Not very long ago, I was sent a cd by someone who
claimed she could not access a file she needed on one of her
personally made backup cds. No matter how many times she would try
copying the file to her desktop, she would get the same error,
informing her the file could not be copied due to some type of
corruption. She wanted to know if I could possibly help. I opened
the cd in my own cd-rom drive and tried copying the file she was
having a problem with and I realized it couldn't be copied on my
system either. Therefore, in all likelihood, it was the cd itself
that was problematic, not the system, player or other hardware. The
error received when trying to copy the file was a cyclic
redundancy check (CRC) error. In fact, this is the most common error
encountered with cd/dvd access or copying problems and I knew that
such a problem was often caused by a dirty or scratched disc, so I
examined the surface of the cd and just as I suspected, it was
marked. It had a distinct smudge print on it. I cleaned the whole
cd and after doing so, voila! , I was able to copy the needed file
from the cd to my hard drive.
her that the problem was fixed and when I told her it was just a
matter of cleaning the disc, she was surprised that the solution was
so simple and never thought such a confounding problem could be
caused by a less than pristine condition cd.
The fact is that cds and dvds can be very finicky. Just one speck of
dirt or a hairline scratch can cause problems in accessing your data
or the disc itself. These marks can make it difficult for the
drive's laser beam to properly read the disc. Fortunately, dirty
discs can be cleaned. Scratches can be more problematic, though, in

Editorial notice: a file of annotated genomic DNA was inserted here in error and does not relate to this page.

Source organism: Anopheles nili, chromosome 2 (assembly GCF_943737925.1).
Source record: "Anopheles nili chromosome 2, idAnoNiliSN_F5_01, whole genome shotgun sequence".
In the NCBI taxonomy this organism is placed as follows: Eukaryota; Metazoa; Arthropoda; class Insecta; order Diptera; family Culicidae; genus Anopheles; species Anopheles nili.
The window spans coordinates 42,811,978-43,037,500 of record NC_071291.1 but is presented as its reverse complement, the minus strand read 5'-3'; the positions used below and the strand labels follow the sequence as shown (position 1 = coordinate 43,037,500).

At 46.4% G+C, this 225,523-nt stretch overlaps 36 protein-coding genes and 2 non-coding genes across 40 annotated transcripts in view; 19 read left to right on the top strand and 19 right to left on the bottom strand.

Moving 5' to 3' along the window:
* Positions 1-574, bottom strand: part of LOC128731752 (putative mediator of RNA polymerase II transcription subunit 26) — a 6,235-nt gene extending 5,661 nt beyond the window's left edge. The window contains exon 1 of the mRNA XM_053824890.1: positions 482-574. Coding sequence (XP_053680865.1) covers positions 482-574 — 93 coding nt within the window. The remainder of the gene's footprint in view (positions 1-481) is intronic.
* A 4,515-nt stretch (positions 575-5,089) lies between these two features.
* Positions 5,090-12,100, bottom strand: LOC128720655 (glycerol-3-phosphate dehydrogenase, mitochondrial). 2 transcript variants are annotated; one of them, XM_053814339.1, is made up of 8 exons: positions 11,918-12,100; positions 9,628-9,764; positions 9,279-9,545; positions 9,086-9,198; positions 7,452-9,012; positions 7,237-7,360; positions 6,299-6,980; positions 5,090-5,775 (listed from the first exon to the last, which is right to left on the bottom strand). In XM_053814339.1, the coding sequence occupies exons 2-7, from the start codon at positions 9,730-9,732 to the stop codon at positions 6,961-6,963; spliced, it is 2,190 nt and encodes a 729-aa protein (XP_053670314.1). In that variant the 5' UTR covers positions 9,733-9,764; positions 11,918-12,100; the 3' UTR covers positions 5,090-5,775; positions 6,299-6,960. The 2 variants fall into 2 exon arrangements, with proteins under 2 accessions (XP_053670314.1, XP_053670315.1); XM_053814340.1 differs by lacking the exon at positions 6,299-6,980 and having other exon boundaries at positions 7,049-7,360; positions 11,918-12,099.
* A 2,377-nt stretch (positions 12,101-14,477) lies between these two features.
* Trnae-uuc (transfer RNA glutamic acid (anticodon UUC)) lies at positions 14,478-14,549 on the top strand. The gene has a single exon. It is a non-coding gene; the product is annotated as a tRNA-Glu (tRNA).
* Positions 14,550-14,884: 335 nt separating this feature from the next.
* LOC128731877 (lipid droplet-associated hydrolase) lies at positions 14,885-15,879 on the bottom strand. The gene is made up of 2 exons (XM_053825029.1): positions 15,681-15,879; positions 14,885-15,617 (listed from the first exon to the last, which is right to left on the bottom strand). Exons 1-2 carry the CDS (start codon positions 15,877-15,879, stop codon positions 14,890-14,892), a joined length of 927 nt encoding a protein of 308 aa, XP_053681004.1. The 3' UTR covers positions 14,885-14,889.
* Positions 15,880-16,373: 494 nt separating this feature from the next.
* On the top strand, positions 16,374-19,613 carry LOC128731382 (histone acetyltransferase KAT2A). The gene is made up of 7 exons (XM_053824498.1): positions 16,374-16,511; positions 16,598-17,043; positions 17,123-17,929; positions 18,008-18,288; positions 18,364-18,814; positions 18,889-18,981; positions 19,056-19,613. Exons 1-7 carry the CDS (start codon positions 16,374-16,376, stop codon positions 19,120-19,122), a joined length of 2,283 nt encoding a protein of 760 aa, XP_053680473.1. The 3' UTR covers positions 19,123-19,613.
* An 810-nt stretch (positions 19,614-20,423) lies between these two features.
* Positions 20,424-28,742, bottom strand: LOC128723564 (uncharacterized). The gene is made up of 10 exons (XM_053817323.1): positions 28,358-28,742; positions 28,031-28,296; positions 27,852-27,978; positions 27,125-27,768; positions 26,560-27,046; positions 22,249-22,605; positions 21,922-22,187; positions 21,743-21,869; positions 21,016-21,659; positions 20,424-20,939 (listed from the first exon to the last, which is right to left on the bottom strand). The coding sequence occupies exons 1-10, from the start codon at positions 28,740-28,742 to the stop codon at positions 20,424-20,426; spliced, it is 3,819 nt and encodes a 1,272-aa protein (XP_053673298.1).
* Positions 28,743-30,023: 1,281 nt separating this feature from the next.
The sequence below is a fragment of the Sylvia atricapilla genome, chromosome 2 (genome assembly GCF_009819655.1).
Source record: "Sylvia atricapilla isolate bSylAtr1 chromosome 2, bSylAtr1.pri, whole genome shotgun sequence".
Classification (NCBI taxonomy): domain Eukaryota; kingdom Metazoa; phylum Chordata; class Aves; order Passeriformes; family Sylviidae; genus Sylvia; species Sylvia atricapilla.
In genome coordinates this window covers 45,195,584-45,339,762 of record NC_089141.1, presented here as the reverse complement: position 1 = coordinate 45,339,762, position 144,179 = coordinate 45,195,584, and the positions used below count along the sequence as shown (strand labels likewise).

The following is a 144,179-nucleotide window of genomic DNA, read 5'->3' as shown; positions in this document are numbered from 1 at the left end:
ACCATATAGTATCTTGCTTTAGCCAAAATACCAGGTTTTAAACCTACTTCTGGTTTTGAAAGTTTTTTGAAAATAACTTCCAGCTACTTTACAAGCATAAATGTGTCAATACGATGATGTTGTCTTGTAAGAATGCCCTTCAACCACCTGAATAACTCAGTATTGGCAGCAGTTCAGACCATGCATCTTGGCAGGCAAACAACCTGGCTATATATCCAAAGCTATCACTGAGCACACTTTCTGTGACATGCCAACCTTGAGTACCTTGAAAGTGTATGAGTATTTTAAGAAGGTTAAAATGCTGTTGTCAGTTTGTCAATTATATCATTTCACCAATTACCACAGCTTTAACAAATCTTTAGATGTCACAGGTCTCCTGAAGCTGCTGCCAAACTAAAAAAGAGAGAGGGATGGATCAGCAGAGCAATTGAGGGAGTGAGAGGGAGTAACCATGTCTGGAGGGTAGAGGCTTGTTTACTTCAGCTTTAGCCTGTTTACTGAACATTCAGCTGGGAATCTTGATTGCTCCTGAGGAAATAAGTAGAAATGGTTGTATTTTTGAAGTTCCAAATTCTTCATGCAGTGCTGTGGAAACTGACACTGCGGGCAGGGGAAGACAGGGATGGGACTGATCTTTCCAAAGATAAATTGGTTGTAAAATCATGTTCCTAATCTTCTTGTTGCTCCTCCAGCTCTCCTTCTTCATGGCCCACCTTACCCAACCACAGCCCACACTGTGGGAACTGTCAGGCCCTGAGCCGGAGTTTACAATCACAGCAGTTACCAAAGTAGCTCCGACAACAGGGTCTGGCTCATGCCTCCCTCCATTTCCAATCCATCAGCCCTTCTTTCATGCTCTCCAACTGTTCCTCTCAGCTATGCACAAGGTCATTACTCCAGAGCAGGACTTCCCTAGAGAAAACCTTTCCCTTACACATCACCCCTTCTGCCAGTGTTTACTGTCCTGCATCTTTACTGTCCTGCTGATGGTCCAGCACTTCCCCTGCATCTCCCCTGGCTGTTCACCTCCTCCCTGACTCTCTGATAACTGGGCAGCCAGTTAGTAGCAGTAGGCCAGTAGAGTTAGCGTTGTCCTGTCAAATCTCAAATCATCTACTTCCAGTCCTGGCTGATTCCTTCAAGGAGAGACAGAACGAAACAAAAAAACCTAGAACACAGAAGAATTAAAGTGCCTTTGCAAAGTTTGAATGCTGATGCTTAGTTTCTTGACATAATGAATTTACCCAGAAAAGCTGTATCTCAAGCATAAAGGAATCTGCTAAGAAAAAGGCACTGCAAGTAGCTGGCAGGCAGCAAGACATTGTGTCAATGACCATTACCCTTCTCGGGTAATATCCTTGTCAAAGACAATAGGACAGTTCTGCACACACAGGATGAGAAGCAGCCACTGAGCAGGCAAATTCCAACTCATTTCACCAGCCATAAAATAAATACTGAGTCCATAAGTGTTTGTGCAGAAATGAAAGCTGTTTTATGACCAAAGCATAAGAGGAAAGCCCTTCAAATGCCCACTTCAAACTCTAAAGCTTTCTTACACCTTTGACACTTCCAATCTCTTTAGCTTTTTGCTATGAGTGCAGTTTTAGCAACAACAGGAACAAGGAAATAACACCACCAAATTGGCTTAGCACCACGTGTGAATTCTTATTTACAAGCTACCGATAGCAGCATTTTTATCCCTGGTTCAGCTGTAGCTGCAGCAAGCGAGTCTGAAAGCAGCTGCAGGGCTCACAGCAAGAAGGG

many cases they can be repaired.
With scratches, the severity of the
problem depends much on the type and location of the
scratch. Scratches that run across the disc or along the track, as
opposed to those that run in a straight line from rim to center, can
be the most difficult to repair.
These type of problems are unique to cd and dvd media because the
surfaces of the discs are bare and exposed, offering no protection
against dust, finger prints, smudge, dirt and scratches. An
exception is most dvd-ram discs which are encased in protective
cartridges. Hard drives are enclosed in a tough metal shell and even
cheap floppy discs are protected with a plastic cartridge.
It should be stated that most scratches and marks do not usually
affect playing a cd or dvd but when a problem accessing a cd or
file does occur, the reason is most often dirt or scratches on
crucial sections of the disc. For example, if the lead in area or
end points is damaged, you will most likely have problems accessing
the cd or dvd and receive the same CRC error as I did. Without
getting too technical, a Cyclic Redundancy Check (CRC) is a method
used to detect errors during file copying or transfer. When you
copy a file from your cd to your hard drive, the operating system
performs a CRC on a block of data on the cd and returns a
mathematical result - a number - known as a checksum which is used
to identify your file. When the checksums do not match, you get the
error and as a result, your file file cannot be copied or opened.
It can be a very frustrating experience. For more detailed
information on CRC. see here
CRC errors can also result from using low quality media which has
degraded over time. All cds and dvds degrade with time and use but
not all degrade at the same rate. If the data you need to store is
important, you should make a point to use quality cd and dvd media,